The three of us, Hannah, Oliver and I (Sarah-Grace, we're left to right in the photo), spent the summer interning at one of the best places in Chattanooga, the Chamber.
Here, we each share our top three takeaways from an incredible learning experience at the Chamber.
School: University of Tennessee at Chattanooga
Minors: Political Science, Women’s Studies
Hometown: Greensboro, N.C.
1. Pay attention to details.
While I’m naturally detail oriented, I still think this is a crucial skill for new internships and new jobs. Being new to something, details can get lost and the easiest way to make sure that doesn’t happen is to pay extra close attention to them. If you’re given a task or your boss is talking to you, take notes so you remember the small details.
2. Don’t be afraid to ask questions.
The best and most efficient way to learn is to ask questions, ask for advice and ask for guidance. It can be intimidating at first because we, as interns, don’t want to look like we don’t know what we’re doing, but that’s the point of being an intern — to learn. It’s so much better to ask and get help than to try to do it yourself without knowing what you’re doing. We’re interns, so we’re expected to have questions.
3. Make it count.
I’ve learned more during my time here than I ever thought possible and it’s by far been one of the best experiences of my life thus far. Always say yes because you never know where it will lead. I’ve stepped out of my comfort zone because I said yes to things I was unsure about. I can’t explain how thankful I am for every task and opportunity I’ve been given here and as a result, how much I have learned. Being exposed to all of the people that the Chamber helps every day is truly inspiring. I can’t thank the people here enough for working with me and helping me throughout my time here.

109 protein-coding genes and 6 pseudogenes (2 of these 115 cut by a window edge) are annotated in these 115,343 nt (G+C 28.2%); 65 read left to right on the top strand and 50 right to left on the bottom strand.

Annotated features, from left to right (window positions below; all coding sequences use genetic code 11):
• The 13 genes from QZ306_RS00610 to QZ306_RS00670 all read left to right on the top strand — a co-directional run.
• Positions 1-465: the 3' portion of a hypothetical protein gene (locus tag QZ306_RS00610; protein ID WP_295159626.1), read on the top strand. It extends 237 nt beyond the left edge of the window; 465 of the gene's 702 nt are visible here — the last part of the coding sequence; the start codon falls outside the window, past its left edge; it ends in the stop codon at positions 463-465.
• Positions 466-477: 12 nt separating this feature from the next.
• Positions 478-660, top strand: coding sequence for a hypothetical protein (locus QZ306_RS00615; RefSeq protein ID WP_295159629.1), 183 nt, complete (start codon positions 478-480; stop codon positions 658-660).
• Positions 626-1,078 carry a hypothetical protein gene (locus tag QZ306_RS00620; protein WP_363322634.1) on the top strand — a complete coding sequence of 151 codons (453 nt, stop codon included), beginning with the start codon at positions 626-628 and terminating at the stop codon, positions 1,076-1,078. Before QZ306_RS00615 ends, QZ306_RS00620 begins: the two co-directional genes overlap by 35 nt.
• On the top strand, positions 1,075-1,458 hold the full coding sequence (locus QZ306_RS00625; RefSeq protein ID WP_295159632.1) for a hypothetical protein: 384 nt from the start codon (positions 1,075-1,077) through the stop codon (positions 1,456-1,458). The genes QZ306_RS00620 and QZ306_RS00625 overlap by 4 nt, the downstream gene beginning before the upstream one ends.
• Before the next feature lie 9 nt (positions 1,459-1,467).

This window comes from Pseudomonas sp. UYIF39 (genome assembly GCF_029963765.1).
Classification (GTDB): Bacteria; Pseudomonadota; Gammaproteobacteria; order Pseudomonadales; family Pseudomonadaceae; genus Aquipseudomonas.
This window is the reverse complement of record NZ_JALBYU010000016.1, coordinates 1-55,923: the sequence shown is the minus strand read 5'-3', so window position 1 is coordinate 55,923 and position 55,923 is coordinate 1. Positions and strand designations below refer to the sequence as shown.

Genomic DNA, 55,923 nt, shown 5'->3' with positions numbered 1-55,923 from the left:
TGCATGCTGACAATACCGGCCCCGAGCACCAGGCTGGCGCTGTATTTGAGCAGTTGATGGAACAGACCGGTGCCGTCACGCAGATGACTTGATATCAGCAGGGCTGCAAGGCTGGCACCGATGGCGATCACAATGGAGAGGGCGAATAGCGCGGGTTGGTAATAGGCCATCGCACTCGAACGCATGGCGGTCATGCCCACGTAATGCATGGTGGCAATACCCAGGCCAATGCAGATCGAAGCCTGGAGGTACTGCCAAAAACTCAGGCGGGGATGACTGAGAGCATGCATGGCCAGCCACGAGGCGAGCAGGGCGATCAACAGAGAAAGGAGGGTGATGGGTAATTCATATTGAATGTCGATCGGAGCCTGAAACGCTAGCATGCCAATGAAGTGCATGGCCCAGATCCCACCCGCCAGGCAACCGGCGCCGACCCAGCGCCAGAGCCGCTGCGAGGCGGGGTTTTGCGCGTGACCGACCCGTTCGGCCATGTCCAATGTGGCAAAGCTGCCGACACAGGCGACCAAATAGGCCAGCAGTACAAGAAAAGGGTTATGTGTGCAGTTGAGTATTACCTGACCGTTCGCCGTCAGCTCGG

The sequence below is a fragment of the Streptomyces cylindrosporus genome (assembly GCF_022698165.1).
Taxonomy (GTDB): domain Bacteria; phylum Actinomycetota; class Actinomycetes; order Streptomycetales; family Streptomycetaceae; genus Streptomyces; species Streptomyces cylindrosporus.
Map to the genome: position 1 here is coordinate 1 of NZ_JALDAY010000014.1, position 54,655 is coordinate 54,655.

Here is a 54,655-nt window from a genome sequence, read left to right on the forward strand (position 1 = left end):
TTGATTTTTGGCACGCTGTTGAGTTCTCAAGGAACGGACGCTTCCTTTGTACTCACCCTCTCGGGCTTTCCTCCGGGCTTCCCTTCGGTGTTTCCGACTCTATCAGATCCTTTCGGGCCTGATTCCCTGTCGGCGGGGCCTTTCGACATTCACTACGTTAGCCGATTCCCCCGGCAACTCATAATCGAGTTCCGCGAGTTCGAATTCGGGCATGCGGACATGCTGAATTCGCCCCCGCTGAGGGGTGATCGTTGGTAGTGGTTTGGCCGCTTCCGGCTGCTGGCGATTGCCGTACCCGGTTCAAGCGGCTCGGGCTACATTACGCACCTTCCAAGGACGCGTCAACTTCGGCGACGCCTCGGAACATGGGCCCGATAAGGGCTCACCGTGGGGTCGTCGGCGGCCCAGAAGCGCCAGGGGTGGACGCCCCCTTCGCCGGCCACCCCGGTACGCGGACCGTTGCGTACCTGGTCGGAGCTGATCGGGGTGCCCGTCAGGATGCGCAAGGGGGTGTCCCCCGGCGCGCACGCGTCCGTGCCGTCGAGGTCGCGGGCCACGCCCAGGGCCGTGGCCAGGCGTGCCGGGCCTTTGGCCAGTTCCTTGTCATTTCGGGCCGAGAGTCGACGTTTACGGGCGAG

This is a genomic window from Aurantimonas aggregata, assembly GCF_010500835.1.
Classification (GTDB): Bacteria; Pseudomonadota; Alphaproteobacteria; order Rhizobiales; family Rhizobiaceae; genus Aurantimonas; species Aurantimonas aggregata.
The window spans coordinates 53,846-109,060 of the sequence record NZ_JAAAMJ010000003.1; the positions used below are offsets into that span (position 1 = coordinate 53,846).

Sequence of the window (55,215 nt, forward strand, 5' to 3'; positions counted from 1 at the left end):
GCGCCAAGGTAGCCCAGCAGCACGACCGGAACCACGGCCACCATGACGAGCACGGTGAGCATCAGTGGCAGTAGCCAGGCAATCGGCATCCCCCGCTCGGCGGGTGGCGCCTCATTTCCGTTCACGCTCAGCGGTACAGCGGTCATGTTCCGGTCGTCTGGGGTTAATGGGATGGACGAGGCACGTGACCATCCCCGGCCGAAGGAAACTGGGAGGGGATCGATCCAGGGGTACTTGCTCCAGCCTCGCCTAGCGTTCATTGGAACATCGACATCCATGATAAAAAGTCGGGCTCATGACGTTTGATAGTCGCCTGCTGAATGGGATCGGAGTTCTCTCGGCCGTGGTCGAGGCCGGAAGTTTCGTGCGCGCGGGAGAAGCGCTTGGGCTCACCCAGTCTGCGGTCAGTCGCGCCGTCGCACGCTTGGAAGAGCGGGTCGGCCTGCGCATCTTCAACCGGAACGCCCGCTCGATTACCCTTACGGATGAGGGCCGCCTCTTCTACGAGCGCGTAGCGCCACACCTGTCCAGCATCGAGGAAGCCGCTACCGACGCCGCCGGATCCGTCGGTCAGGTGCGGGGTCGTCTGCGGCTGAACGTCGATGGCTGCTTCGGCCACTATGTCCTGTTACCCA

School: Valdosta State University
Minor: Advertising and Promotions
Hometown: Decatur, IL.
1. Communication is key.
Communication is everything when it comes to an effective work environment. It’s important to be clear, quick and concise when communicating. Proper communication makes everyone’s job easier and can reduce stress. Projects are more efficient when everyone is on the same page. A good communication channel helps minimize issues and ensures projects are completed on time.
2. Be flexible.
More than once, I was thrown into the middle of a big upcoming event or project. I learned to jump right in and go with it. Going with the flow and keeping an open mind made it more manageable to complete assignments and tasks.
3. Read your emails.
Almost daily, someone emails the company about leftover food. If you don't read it in time, it's too late and there's no food left. But really, a lot of important information is sent out via email and as stated in no. 1, communication is super important.
Economic Development Intern
School: Covenant College
Hometown: Miami, Fla.
1. Get things done for people who ask you to do things.
Seems simple, right? Apparently, I don’t have the hang of it yet. At college, any failure to get things done only affects you and your grades. In this internship, even something like being five minutes late can mess up someone else’s schedule a lot. I’m learning that being consistent and trustworthy is just as important and maybe more so than any spectacular, above-and-beyond work you do. Example of how I am still learning this one: I am writing this about a week after the deadline (sorry, Sarah-Grace.)
2. Know your skills, and let others know.
Everyone has a skillset, and everyone is different. If someone asks you to do something and you’re either not sure if you can do it, or not sure how good it will be, don’t be embarrassed to ask for help. Internships are for learning, not just to show off what you already know. I am not the strongest writer; I feel that my writing doesn’t sound professional enough. So if asked to write something important, I try to make sure it's in well before the deadline so I can ask for editing help.
3. Keep an extra dress shirt in the car.
It’s summer, it’s hot, I sweat. Also get a light sports coat that doesn’t make you hellaciously hot if you have to stand outside for more than 5 minutes. This is only really applicable to summer internships, but feel free to replace “extra dress shirt” with “parka” for winter internships.